//arrow-fx-coroutines/arrow.fx.coroutines/CircuitBreaker

CircuitBreaker

common class CircuitBreaker

A CircuitBreaker is used to protect resources or services from being overloaded When a service is being overloaded, interacting with it more will only worsen its overloaded state. Especially when combined with retry mechanisms such as Schedule, in some cases simply using a back-off retry policy might not be sufficient during peak traffics.

To allow such overloaded resources from overloading, CircuitBreaker can help you protect the service by failing-fast. Thus CircuitBreaker helps us to achieve stability and prevent cascading failures in distributed systems.

CircuitBreaker has three CircuitBreaker.State:

  1. [Closed](-state/-closed/index.html): This is its normal state, where requests are being made. The state in which [CircuitBreaker](index.html) starts.
    • When an exception occurs it increments the failure counter
    • A successful request will reset the failure counter to zero
    • When the failure counter reaches the maxFailures threshold, the breaker is tripped into the [Open](-state/-open/index.html) state
  2. [Open](-state/-open/index.html): The [CircuitBreaker](index.html) will short-circuit/fail-fast all requests
    • All requests short-circuit/fail-fast with `ExecutionRejected`
    • If a request is made after the configured resetTimeout passes, the [CircuitBreaker](index.html) is tripped into the a [HalfOpen](-state/-half-open/index.html) state, allowing one request to go through as a test.
  3. [HalfOpen](-state/-half-open/index.html): The [CircuitBreaker](index.html) is in this state while it's allowing a request to go through, as as a `test request`
    • All other requests made while `test request` is still running will short-circuit/fail-fast.
    • If the `test request` succeeds then the [CircuitBreaker](index.html) is tripped back into [Closed](-state/-closed/index.html), with the resetTimeout and the failures count also reset to initial values.
    • If the `test request` fails, then the [CircuitBreaker](index.html) is tripped back into [Open](-state/-open/index.html), the resetTimeout is multiplied by the exponentialBackoffFactor, up to the configured maxResetTimeout.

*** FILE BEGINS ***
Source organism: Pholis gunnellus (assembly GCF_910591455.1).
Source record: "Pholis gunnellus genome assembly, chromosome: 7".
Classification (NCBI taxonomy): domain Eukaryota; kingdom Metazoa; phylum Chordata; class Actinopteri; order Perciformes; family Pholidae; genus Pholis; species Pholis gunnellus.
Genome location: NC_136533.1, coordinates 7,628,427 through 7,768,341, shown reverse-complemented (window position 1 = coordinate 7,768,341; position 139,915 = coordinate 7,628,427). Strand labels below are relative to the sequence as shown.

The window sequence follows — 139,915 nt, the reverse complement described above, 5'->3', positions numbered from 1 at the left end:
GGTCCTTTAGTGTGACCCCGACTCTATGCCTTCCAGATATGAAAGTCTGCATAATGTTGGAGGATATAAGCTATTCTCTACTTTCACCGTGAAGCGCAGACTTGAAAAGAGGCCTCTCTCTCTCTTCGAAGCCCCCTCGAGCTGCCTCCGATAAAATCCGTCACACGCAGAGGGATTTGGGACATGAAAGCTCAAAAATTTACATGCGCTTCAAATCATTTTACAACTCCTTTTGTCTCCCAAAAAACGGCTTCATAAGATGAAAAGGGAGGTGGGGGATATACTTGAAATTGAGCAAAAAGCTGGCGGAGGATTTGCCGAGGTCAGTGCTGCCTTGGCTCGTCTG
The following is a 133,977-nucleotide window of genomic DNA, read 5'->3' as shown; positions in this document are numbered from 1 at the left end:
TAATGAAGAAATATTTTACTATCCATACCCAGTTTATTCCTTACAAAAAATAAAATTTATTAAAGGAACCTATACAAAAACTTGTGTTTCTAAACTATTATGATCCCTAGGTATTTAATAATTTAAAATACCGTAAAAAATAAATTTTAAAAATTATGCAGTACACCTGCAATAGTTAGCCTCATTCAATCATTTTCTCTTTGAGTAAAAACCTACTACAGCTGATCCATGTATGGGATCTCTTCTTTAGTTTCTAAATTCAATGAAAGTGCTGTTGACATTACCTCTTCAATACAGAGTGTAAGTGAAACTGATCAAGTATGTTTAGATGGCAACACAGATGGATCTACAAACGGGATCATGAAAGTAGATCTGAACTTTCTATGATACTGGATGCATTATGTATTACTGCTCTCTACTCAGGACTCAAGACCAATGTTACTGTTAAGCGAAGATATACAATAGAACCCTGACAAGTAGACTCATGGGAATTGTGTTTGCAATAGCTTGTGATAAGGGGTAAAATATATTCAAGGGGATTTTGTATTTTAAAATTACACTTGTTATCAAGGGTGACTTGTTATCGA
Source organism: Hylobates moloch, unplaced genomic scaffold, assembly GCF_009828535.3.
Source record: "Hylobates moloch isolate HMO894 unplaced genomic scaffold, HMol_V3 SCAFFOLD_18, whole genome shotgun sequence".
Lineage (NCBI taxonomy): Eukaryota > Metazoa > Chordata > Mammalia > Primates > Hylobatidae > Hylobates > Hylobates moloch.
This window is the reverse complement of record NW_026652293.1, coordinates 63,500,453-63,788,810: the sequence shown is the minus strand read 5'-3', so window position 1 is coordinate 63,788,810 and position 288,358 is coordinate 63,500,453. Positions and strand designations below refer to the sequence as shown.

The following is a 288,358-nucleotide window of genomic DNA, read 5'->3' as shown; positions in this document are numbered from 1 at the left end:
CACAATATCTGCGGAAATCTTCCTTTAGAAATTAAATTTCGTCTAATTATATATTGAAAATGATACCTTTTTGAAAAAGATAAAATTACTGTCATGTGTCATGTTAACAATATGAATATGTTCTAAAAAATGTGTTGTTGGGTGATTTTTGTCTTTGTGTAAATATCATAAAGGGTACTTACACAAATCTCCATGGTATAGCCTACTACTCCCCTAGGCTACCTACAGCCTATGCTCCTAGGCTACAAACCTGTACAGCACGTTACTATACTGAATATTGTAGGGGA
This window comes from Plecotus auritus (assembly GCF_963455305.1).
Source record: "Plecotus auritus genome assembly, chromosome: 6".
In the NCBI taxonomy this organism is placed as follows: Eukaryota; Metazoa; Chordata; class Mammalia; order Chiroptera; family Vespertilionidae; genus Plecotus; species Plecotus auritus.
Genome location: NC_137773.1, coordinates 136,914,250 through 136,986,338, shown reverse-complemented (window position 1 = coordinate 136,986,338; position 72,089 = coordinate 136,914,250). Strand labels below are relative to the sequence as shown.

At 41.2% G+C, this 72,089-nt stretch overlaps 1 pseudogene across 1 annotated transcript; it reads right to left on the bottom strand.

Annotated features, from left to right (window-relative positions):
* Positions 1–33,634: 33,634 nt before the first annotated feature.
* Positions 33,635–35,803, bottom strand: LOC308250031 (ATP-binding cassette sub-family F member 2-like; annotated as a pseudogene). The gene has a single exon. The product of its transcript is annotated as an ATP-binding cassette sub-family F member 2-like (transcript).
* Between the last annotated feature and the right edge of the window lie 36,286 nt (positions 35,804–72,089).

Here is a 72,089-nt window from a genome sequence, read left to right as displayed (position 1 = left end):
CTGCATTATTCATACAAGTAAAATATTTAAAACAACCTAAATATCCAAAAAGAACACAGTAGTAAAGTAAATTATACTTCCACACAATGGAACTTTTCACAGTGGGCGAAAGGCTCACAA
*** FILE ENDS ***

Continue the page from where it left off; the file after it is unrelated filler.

Let’s say we’d want to create a CircuitBreaker that only allows us to call a remote service twice, and then whenever more than two requests fail with an exception, the circuit breaker starts short-circuiting failing-fast.

import arrow.core.Either
import arrow.core.flatten
import arrow.fx.coroutines.CircuitBreaker
import kotlin.time.Duration
import kotlin.time.ExperimentalTime
import kotlinx.coroutines.delay

@ExperimentalTime
suspend fun main(): Unit {
//sampleStart
  val circuitBreaker = CircuitBreaker.of(
    maxFailures = 2,
    resetTimeout = Duration.seconds(2),
    exponentialBackoffFactor = 1.2,
    maxResetTimeout = Duration.seconds(60),
  )
  circuitBreaker.protectOrThrow { "I am in Closed: ${circuitBreaker.state()}" }.also(::println)

  println("Service getting overloaded . . .")

  Either.catch { circuitBreaker.protectOrThrow { throw RuntimeException("Service overloaded") } }.also(::println)
  Either.catch { circuitBreaker.protectOrThrow { throw RuntimeException("Service overloaded") } }.also(::println)
  circuitBreaker.protectEither { }.also { println("I am Open and short-circuit with ${it}. ${circuitBreaker.state()}") }

  println("Service recovering . . .").also { delay(2000) }

  circuitBreaker.protectOrThrow { "I am running test-request in HalfOpen: ${circuitBreaker.state()}" }.also(::println)
  println("I am back to normal state closed ${circuitBreaker.state()}")
//sampleEnd
}